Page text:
Chambers Fine Art is pleased to announce the opening on June 27th, 2019 of Turn of the Century: Photography in China. This exhibition assembles representative photographic works by five artists who figured prominently in the Chambers Fine Art exhibition program in the first decade of its existence. In the 1990s and the first decade of the present century, photography played a key role in the revitalization of the contemporary art world in China that first emerged in the mid-1980s and developed to a remarkable degree in the years immediately before and after the turn of the century.
During the 1990s in China, the decade in which contemporary Chinese art first began to gain international recognition, photography as a means of expression was no longer limited to photographers. Although RongRong (b.1968) worked exclusively in the photographic medium, Hong Lei (b.1967) was more concerned with its relationship to painting and poetry than with its ability to record aspects of the world in which we live. During this period Hong Hao (b.1965) gained fame as a printmaker although he turned to photography for a variety of conceptually oriented activities and in the My Things series produced what appeared to be photographs without the use of a camera. For Song Dong (b.1966) and Yin Xiuzhen (b.1963) photography was one among many media in which they worked when it seemed to be the most appropriate choice for what they were trying to achieve. Likewise, Wang Tiande’s (b.1960) was not primarily a photographer, his primary focus being on an innovative transformation of Chinese ink painting, but on occasions he turned to photography as yet another way of manifesting his primary interests.
RongRong was a key figure in the emergence of an alternative to the academic and highly successful movements in painting such as Political Pop and Cynical Realism that first claimed critical attention in the 1990s, as a photographer who in his first sustained body of work documented the activities of a group of daring young artists who lived and worked in run-down part of Beijing that soon became known as the East Village. Shortly after moving to the East Village RongRong met most of the artists and musicians – Zhang Huan, Ma Liuming, Zhu Ming, and Zhu Zhou among others – who were to become his major subjects in the ensuing eighteen months. In a letter to his sister he wrote that “now I use Zhang Huan, Ma Liuming and other East Village residents as my models. I am not only recording their performances. I also have my own ideas and opinions. I think that holding a camera in my hand enables me to move away from reality.” This loosely-knit community was short-lived, however, as after Ma Liuming’s performance on June 13, 1994, the police arrested some members of the community for alleged obscenity, and also evicted some other Village artists, including RongRong, from their rented shacks. After they dispersed RongRong continued photographing their group projects and individual performances. He was not alone in documenting the short but colorful existence of the Beijing East Village but his photographs are exceptional for their dramatic lighting and composition.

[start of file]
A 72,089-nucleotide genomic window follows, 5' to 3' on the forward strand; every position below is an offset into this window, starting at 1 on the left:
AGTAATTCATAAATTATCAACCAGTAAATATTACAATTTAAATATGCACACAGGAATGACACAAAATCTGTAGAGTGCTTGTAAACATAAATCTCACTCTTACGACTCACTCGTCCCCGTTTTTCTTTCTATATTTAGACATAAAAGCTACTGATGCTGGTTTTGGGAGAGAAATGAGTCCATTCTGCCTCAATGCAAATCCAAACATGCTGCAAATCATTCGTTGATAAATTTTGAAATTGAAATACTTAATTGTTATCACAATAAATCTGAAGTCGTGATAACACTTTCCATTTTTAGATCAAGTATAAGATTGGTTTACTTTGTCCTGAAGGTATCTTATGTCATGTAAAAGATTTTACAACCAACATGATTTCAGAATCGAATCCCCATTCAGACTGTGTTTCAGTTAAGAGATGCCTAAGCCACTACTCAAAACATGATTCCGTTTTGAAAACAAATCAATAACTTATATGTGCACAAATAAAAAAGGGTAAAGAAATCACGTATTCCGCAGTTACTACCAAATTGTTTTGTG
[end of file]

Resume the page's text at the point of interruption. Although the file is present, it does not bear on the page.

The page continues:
Of the same generation as RongRong, Song Dong and Yin Xiuzhen rose to prominence in the 1990s with a wide-ranging practice that included assemblage, performance and video as well-as hybrid variations of their own invention. As a married couple they had independent careers until 2002 when they agreed to collaborate for the exhibition Chopsticks at Chambers Fine Art. Prominently displayed in the exhibition that included three-dimensional objects as well as an audience-participatory work was a large photographic mural Beijing 360 Degrees. Both born in Beijing and totally familiar with its ancient history and all the stages of its transformation into a megalopolis, they portrayed themselves on the top of Jingshan Mountain, an artificial hill to the north of the Forbidden City in Beijing. Seven months pregnant at the time, the couple are seen presenting the world in panorama to their unborn child. In spite of its conceptual nature, there is a strongly personal element in all aspects of their work.